Under the Data Protection Act 2018 you have the right to be forgotten, also known as the right to erasure of your personal data. Personal data refers to any information which can be used to identify you. Continue reading
Opt-ins and diversify basis’ for processing data
User consent underpins data protection rights as a lawful basis for processing. The consent-based mechanism is just one lawful basis for processing but the most debated. This is primarily around the slow abolition of opt-out consent as a legitimate mechanism for obtaining consent. Continue reading
The issue centers around the extraction of data from mobile phones by the force. Software is used to download the files stored on the accessed mobile devices. NGO Privacy International is challenging the invasiveness and proportionality of the practice in harvesting personal data in the course of investigations.
The outcome of the case will have significant repercussions for mobile data privacy and mobile developments. Mobile privacy has been a hot topic issue since the US Apple vs. FBI encryption case in relation to the investigation of the San Bernadino Shootings in 2016. We will have coverage of the case once judgment is handed down.
The use of facial recognition software (“FRS”) in security and monitoring was thrust into the spotlight by the London Mayor Sadiq Khan, taking issue with a London developer over its installation in a King’s Cross site. In this post on the Privacy Perspective we consider the privacy and data protection issues with integrating FRS into security systems, an issue currently before the courts. Continue reading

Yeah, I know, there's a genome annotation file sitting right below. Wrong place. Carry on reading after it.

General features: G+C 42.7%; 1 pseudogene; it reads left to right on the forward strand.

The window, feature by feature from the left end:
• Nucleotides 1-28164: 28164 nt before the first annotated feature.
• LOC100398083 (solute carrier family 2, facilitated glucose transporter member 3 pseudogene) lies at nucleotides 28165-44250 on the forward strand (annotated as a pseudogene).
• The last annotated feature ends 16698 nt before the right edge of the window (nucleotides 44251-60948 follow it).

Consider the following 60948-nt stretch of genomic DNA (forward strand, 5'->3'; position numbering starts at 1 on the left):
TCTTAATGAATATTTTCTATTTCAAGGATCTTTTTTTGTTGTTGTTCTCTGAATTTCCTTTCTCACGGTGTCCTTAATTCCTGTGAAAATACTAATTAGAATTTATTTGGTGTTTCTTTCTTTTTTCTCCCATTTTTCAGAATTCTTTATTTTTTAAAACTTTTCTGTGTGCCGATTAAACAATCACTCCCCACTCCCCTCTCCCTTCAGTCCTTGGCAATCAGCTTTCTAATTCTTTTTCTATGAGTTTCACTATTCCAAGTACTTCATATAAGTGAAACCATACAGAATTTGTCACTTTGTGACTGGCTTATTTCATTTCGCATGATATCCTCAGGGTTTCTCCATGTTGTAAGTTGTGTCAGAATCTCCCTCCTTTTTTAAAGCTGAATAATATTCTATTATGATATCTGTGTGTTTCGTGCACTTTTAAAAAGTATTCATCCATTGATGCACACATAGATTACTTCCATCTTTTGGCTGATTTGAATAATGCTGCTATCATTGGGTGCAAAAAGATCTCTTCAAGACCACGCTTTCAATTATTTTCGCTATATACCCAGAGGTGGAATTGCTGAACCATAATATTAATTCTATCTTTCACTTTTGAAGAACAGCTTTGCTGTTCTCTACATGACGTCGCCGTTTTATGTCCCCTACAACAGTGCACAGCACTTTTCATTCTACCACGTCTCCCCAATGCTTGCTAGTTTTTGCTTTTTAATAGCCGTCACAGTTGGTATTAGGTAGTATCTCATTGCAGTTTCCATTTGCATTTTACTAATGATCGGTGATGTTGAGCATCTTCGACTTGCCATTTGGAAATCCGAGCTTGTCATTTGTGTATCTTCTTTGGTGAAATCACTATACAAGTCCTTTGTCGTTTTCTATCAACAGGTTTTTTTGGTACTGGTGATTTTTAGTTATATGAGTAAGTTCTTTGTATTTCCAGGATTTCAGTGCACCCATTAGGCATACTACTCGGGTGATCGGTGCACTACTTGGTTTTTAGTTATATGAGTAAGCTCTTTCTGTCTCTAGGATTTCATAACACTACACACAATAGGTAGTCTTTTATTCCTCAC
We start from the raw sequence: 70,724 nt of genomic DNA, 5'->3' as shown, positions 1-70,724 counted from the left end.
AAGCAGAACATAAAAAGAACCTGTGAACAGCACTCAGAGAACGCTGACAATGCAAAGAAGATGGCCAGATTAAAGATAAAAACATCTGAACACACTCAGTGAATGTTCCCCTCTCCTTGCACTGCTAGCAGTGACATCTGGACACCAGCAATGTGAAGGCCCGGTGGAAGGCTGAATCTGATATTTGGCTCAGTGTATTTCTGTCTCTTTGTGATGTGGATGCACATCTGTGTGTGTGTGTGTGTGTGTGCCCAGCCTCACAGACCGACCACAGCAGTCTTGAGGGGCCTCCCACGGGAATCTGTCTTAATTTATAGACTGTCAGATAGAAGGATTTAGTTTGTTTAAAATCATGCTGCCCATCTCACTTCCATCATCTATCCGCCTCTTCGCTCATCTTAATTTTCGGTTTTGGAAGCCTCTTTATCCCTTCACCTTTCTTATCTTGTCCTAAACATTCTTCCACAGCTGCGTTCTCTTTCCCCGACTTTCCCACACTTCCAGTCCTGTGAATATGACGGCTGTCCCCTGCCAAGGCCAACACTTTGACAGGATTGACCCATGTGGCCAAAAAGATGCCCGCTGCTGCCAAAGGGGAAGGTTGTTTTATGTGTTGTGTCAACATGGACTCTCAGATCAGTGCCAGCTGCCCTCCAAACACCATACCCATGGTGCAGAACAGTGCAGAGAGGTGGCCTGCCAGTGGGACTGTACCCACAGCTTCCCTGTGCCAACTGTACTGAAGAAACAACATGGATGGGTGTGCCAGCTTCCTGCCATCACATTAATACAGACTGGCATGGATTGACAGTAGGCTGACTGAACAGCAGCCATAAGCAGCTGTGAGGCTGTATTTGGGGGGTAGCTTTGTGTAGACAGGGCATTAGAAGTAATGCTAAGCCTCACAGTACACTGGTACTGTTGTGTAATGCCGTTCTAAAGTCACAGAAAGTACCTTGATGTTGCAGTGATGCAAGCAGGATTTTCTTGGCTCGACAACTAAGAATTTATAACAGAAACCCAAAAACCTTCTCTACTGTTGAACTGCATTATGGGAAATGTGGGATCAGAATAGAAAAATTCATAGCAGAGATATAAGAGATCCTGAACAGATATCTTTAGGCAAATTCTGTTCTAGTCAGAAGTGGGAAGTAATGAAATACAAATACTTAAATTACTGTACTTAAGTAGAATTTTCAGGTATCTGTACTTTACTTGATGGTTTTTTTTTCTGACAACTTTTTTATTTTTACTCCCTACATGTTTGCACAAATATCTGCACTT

The European Data Protection Board issued a statement on 13 March 2019 urging the European Authorities to implement the new ePrivacy Regulation (the “Regulation”).
The Regulation itself sits alongside the existing GDPR framework and focuses on email marketing and cookies consent.
Debate has been generated around the extent to which the Regulation and the GDPR practically sit alongside each other to ensure that the, now onerous, data protection regime does not duplicate obligations. The Panopticon Blog has an excellent post covering this issue from Robin Hopkins. Continue reading